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An excerpt from www.HouseOfNames.com archives copyright 2000 - 2016


On the western coast of Scotland and on the Hebrides islands the McGilecatan family was born among the ancient Dalriadan clans. Their name comes from a devotion to St. Catan, a saint of whom little is known but who was revered throughout the west coast of Scotland between the islands of Bute and Skye. The Gaelic form of the name was Mac Gille Chatain, which means son of St. Catan's servant.

McGilecatan Early Origins



The surname McGilecatan was first found in the area of Argyllshire on the Isle of Bute, and literally translated means the "servant of St. Catan," the patron saint of Bute, Skye, Colonsay, Gigha. St. Catan was said to have lived at the Abbey of Inchaffray on the isle of Skye.

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McGilecatan Spelling Variations


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McGilecatan Spelling Variations



In various documents McGilecatan has been spelled Since medieval scribes still spelled according to sound, records from that era contain an enormous number of spelling variations. McIlhatton, McElhatton, McElhatten, McGillecattan, McIlchattan, McHilhatton, Makelatyn, Macklehatton, McHatton and many more.

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McGilecatan Early History


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McGilecatan Early History



This web page shows only a small excerpt of our McGilecatan research. Another 121 words (9 lines of text) covering the years 1424, 1465, 1672, 1670 and 1685 are included under the topic Early McGilecatan History in all our PDF Extended History products and printed products wherever possible.

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McGilecatan Early Notables (pre 1700)


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McGilecatan Early Notables (pre 1700)



More information is included under the topic Early McGilecatan Notables in all our PDF Extended History products and printed products wherever possible.

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McGilecatan In Ireland


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McGilecatan In Ireland



Some of the McGilecatan family moved to Ireland, but this topic is not covered in this excerpt. Another 47 words (3 lines of text) about their life in Ireland is included in all our PDF Extended History products and printed products wherever possible.

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The Great Migration


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The Great Migration



Dalriadan families proliferated in North Ameri ca. Their descendants still populate many communities in the eastern parts of both the United States and Canada. Some settled in Canada as United Empire Loyalists, in the wake of the American War of Independence. Families on both sides of the border have recovered much of their heritage in the 20th century through Clan societies and highland games. Analysis of immigration records indicates that some of the first North American immigrants bore the name McGilecatan or a variant listed above: James McElhatten settled in Philadelphia, Pennsylvania in 1866; Arthur, Alexander, Cornelius, and John McIlhattan and McIlhatten settled in Philadelphia, Pennsylvania between 1860 and 1866.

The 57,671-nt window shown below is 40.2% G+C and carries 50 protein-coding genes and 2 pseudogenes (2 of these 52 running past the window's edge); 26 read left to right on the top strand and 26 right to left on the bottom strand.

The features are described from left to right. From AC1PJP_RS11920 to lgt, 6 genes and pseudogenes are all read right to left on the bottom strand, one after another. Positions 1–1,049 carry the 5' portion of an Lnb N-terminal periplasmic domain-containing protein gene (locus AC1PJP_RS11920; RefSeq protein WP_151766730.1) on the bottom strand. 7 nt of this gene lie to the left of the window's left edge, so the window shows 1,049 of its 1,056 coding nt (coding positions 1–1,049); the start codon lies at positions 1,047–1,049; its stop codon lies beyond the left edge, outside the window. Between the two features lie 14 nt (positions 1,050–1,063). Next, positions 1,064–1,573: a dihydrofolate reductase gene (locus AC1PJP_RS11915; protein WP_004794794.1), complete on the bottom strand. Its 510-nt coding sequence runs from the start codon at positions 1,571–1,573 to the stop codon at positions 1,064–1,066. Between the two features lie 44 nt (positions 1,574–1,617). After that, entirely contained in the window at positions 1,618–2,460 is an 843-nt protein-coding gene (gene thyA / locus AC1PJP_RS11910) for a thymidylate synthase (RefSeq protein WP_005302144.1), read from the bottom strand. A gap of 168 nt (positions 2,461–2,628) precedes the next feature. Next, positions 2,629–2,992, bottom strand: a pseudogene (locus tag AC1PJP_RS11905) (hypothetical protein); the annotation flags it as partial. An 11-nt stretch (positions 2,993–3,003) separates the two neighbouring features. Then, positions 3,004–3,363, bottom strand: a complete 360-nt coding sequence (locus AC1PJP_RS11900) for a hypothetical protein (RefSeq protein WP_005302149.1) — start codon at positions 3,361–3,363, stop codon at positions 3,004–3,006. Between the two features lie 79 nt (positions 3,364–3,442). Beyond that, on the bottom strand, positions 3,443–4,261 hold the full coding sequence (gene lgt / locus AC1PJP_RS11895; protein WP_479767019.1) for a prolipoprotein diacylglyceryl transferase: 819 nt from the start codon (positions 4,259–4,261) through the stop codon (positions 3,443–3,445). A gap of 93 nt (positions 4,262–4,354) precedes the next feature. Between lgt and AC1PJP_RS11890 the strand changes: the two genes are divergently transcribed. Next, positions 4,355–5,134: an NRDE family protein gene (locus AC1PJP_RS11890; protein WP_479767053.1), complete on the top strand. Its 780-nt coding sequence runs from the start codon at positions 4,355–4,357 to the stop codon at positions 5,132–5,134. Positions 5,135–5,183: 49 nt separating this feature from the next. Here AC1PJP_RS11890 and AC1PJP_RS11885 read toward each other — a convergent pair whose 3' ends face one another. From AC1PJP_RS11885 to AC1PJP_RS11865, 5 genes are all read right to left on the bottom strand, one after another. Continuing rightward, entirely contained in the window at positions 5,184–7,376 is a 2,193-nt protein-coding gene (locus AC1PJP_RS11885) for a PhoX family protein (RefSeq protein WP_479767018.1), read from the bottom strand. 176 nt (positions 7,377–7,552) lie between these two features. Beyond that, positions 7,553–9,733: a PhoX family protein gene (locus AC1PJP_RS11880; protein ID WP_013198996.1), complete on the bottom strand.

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McGilecatan Family Crest Products


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McGilecatan Family Crest Products




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See Also


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See Also




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Citations


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Citations



    Other References

    1. Hanks, Patricia and Flavia Hodges. A Dictionary of Surnames. Oxford: Oxford University Press, 1988. Print. (ISBN 0-19-211592-8).
    2. Bowman, George Ernest. The Mayflower Reader A Selection of Articales from The Mayflower Descendent. Baltimore: Genealogical Publishing. Print.
    3. Catholic Directory For Scotland. Glasgow: Burns Publications. Print.
    4. Skordas, Guest. Ed. The Early Settlers of Maryland an Index to Names or Immigrants Complied from Records of Land Patents 1633-1680 in the Hall of Records Annapolis, Maryland. Baltimore: Genealogical Publishing, 1968. Print.
    5. Paul, Sir James Balfour. An Ordinary of Arms Contained in the Public Register of All Arms and Bearings in Scotland Second Edition. Baltimore: Genealogical Publishing, 1903. Print.
    6. Samuelsen, W. David. New York City Passenger List Manifests Index 1820 - 1824. North Salt Lake, Utah: Accelerated Indexing Systems International, 1986. Print.
    7. Hinde, Thomas Ed. The Domesday Book England's Heritage Then and Now. Surrey: Colour Library Books, 1995. Print. (ISBN 1-85833-440-3).
    8. Barrow, G.W.S Ed. The Charters of David I The Written Acts of David I King of Scots, 1124-53 and of His Son Henry, Earl of Northumerland, 1139-52. Woodbridge: The Boydell Press, 1999. Print.
    9. Bloxham, Ben. Key to Parochial Registers of Scotland From Earliest Times Through 1854 2nd edition. Provo, UT: Stevenson's Genealogical Center, 1979. Print.
    10. Dorward, David. Scottish Surnames. Glasgow: Harper Collins, 1995. Print.
    11. ...

    The McGilecatan Family Crest was acquired from the Houseofnames.com archives. The McGilecatan Family Crest was drawn according to heraldic standards based on published blazons. We generally include the oldest published family crest once associated with each surname.

    This page was last modified on 14 January 2014 at 10:02.

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